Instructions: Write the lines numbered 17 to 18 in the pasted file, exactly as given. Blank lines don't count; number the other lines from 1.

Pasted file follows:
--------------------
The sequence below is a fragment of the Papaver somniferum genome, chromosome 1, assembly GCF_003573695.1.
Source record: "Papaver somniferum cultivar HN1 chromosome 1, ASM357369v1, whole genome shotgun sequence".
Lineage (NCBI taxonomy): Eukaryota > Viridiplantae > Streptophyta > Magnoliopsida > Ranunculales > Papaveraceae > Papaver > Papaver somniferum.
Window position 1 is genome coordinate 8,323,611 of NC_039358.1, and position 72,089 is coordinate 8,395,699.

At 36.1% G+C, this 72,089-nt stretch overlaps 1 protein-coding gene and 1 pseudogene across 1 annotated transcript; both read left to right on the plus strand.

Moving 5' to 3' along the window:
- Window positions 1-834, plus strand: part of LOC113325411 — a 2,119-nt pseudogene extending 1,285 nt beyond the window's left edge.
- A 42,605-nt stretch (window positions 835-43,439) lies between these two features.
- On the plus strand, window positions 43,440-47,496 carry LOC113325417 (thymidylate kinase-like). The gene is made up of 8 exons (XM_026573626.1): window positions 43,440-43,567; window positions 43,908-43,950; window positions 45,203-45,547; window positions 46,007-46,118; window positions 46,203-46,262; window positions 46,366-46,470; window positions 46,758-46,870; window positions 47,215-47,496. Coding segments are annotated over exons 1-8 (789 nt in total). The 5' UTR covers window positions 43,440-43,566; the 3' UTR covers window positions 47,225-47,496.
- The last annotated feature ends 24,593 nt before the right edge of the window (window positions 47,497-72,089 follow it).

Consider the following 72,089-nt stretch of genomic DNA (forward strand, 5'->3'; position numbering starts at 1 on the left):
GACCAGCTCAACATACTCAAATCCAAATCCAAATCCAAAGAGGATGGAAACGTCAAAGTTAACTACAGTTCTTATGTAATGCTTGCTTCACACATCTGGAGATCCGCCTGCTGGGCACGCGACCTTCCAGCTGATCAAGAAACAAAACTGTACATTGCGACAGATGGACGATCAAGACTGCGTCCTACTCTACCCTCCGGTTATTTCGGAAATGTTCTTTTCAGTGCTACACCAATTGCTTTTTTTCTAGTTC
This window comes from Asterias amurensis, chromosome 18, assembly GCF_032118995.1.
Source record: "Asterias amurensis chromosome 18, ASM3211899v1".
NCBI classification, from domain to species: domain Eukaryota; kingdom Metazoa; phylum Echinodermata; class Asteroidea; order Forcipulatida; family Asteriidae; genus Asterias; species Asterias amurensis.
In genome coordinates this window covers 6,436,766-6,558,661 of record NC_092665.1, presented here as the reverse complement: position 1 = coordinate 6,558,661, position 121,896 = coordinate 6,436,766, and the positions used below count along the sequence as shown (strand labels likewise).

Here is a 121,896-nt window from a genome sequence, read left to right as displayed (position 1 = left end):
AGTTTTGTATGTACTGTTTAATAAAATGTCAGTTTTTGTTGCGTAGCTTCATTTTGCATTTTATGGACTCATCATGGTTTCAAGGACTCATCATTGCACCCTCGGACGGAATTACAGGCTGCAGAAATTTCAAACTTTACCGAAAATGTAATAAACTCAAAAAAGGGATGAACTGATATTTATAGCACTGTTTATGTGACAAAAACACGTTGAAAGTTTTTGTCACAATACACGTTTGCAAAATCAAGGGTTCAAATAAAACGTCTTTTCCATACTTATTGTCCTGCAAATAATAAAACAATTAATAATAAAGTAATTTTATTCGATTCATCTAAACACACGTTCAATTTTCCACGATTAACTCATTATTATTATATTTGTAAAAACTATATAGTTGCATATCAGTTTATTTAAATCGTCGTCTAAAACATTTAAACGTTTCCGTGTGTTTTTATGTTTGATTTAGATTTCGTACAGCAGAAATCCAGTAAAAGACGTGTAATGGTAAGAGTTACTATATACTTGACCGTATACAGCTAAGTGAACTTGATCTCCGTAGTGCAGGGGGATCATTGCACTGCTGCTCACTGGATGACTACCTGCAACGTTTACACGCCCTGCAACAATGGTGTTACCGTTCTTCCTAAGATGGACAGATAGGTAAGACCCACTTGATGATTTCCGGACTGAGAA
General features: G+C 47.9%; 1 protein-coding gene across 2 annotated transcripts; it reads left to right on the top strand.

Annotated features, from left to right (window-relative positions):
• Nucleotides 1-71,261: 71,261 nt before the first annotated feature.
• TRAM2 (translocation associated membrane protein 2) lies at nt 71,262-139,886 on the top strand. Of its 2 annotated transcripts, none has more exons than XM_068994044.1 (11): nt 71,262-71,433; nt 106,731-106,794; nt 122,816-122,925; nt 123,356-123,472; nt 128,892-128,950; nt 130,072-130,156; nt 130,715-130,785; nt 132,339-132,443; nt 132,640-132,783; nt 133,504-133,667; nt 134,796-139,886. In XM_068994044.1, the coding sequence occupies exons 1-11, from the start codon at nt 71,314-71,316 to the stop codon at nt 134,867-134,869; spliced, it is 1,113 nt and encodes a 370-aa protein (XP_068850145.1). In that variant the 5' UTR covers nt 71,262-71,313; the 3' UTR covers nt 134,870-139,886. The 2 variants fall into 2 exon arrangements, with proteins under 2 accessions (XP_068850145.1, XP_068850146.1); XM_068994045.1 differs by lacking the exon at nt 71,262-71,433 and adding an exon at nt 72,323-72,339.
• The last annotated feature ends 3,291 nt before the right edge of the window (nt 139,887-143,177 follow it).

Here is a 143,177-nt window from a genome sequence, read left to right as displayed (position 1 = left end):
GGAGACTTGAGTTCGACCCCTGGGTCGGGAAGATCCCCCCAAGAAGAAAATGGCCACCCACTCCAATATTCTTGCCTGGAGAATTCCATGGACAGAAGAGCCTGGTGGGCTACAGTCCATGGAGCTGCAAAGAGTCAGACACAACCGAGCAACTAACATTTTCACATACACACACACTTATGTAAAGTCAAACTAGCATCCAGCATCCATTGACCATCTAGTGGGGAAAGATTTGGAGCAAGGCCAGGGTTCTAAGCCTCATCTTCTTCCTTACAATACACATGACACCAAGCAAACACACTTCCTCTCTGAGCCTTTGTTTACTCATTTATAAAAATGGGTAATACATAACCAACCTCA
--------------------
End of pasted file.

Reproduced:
Here is a 121,896-nt window from a genome sequence, read left to right as displayed (position 1 = left end):
AGTTTTGTATGTACTGTTTAATAAAATGTCAGTTTTTGTTGCGTAGCTTCATTTTGCATTTTATGGACTCATCATGGTTTCAAGGACTCATCATTGCACCCTCGGACGGAATTACAGGCTGCAGAAATTTCAAACTTTACCGAAAATGTAATAAACTCAAAAAAGGGATGAACTGATATTTATAGCACTGTTTATGTGACAAAAACACGTTGAAAGTTTTTGTCACAATACACGTTTGCAAAATCAAGGGTTCAAATAAAACGTCTTTTCCATACTTATTGTCCTGCAAATAATAAAACAATTAATAATAAAGTAATTTTATTCGATTCATCTAAACACACGTTCAATTTTCCACGATTAACTCATTATTATTATATTTGTAAAAACTATATAGTTGCATATCAGTTTATTTAAATCGTCGTCTAAAACATTTAAACGTTTCCGTGTGTTTTTATGTTTGATTTAGATTTCGTACAGCAGAAATCCAGTAAAAGACGTGTAATGGTAAGAGTTACTATATACTTGACCGTATACAGCTAAGTGAACTTGATCTCCGTAGTGCAGGGGGATCATTGCACTGCTGCTCACTGGATGACTACCTGCAACGTTTACACGCCCTGCAACAATGGTGTTACCGTTCTTCCTAAGATGGACAGATAGGTAAGACCCACTTGATGATTTCCGGACTGAGAA